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Mauro Forghieri (Modena, 13 January 1935) is an Italian engineer, designer of Formula 1 cars, technical director of Scuderia Ferrari from 1962 to 1971, and from 1973 to 1984.

Under his leadership the F1 team of Maranello won 7 constructors’ titles.

The only son of Reclus and Afra Gori, he was born into a working-class family. His father was a skilled turner who, during the years of the Second World War, had worked for the Ansaldo mechanical workshops in Naples, engaged in the war effort. On his return to Modena, at the end of the war, Reclus began working for Ferrari in Maranello, quickly becoming one of the most influential engine mechanics in the racing department. In the meantime Mauro attended the scientific high school and, in 1959, he graduated in Mechanical Engineering at the University of Bologna with the project of a “flat” twin-cylinder engine[1].

In Ferrari

John Surtees, Mauro Forghieri and the Ferrari 158 at the pits of Nürburgring in 1965
In 1959, as soon as he graduated, thanks to the good offices of his father, he was immediately hired at Ferrari, in the racing department, at the same time as his contemporary Gian Paolo Dallara. Forghieri was assigned to the development of the engines, while Dallara was employed in the calculation of the chassis, both under the direction of engineer Carlo Chiti.

At the end of 1961, with the dismissal of Chiti and the passage of Dallara to Maserati, Forghieri was called by Enzo Ferrari in the role of Head of the Technical Department for racing cars, devoting himself mainly to Formula 1 and the Sport Prototype category cars[2][3].

One of his first assignments was the tuning of the 250 GTO, with the modification of the rear axle in order to improve its stability in fast bends. Among the prototypes there are six successes in the World Championship Marche (the last of which was won in 1972) and the arrival in parade at the 24 Hours of Daytona in 1967. In 1969 there was the success in the European Mountain Championship with the Ferrari 212 E.

In Formula 1, the first victory came at the 1963 German Grand Prix, with the Ferrari 156 F1-63 driven by John Surtees. At the end of the 1964 season John Surtees, with the Ferrari 158, obtained the title of world champion, while the team won the constructors’ title. In 1968, during the Belgian Grand Prix, engineer Forghieri introduced the first winglets in a Formula 1 single-seater, destined in a short period of time to radically revolutionize the physiognomy of all racing cars.

Ferrari 312 T2 of Clay Regazzoni

The type 021 turbo engine of the Ferrari 126 CK
In the seventies he designed the lucky cars of the 312 series (in particular the rainbow 312 T, T2 and T4) with transverse gearbox, powered by a flat 12-cylinder engine, which between 1975 and 1979 led to the victory of 4 Formula 1 World Constructors’ Championships and 3 Drivers’ titles (with Niki Lauda and Jody Scheckter). In the early 1980s Forghieri introduced turbocharged engines to Ferrari, designing the 126 series (126 CK, 126 C2, 126 C3 and 126 C4), with which the team won the Constructors’ World Championship in the 1982 and 1983 seasons.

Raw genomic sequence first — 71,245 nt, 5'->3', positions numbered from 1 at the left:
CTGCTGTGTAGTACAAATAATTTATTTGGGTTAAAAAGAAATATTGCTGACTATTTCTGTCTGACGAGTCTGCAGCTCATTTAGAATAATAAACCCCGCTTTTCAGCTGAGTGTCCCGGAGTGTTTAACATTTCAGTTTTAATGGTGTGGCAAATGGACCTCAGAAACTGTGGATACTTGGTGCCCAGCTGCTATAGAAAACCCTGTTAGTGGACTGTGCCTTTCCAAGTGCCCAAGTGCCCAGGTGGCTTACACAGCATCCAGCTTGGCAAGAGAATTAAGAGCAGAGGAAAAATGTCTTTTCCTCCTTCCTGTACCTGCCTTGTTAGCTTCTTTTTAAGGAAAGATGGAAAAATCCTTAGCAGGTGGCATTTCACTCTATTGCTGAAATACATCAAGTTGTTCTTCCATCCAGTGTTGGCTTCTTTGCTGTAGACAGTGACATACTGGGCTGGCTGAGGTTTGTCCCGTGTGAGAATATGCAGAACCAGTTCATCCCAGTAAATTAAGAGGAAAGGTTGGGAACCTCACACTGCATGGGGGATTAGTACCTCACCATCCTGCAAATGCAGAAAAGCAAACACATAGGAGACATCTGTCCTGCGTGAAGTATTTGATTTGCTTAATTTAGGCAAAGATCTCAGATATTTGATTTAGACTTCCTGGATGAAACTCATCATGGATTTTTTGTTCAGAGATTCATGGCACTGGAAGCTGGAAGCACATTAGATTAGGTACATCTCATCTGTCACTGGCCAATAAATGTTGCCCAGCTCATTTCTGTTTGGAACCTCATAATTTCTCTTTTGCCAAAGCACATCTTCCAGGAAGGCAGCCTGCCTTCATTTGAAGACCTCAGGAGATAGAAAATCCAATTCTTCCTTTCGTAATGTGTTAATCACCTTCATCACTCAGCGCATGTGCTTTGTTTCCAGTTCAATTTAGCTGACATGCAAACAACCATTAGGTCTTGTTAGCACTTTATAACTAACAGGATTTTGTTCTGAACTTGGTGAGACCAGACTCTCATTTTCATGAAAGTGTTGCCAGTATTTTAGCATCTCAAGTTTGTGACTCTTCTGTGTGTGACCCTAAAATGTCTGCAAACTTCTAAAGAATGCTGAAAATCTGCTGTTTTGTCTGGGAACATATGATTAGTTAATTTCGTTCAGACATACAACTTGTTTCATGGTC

Under his leadership, Ferrari won a total of 54 Grand Prix, 4 Drivers’ World Championship titles and 7 Constructors’ World Championship titles.

In 1984, because of some contrasts that arose after the restructuring of the racing team promoted by FIAT, resigned, devoting himself to the design of some prototypes (such as the Ferrari 408 4RM) within the Research and Advanced Studies Department of Ferrari[4].

In Lamborghini

After his experience in Ferrari in 1987, Forghieri joined, as a member of the board of directors and technical manager, the team of Lamborghini Engineering, an organization wanted by Lee Iacocca, at that time CEO of Chrysler and author of the acquisition by Chrysler of Lamborghini, historic manufacturer of “Supercar” from Emilia. In this organization – which had as its sports director the former Ferrari driver Daniele Audetto – Forghieri designed a V12 aspirated engine that participated in the 1989 world championship with the colors of the Larrousse team (with Philippe Alliot at the helm).

As a result of the positive performance of the engine (which in 1993 had been tested by McLaren, with Ayrton Senna, but was then enticed by the economic offers of Peugeot)[5], was born the project to build an entire car, financed by the Mexican businessman Fernando Gonzalez Luna. The car, whose bodywork was designed by Mario Tolentino, should have debuted in 1991, but on the eve of the official inauguration, Luna disappeared, along with a large sum of sponsorship money. The car debuted anyway under the financial auspices of the Italian Carlo Patrucco and under the colors of the newborn Modena Team.

After Formula 1

After the unsuccessful experience with the Modena Team, Forghieri left Lamborghini shortly afterwards to become technical director of the reborn Bugatti in 1992. Forghieri left Bugatti in 1994 – the year in which he was also summoned as an expert to testify at the trial for the death, on the track of Imola, of the pilot Ayrton Senna – to co-found, together with Franco Antoniazzi and Sergio Lugli, the Oral Engineering Group, a mechanical design company of which follows the activities, it is recalled for example the order for the realization of the aspirated engine of Formula 1 of BMW[6].

Wikipedia source: https://it.wikipedia.org/wiki/Mauro_Forghieri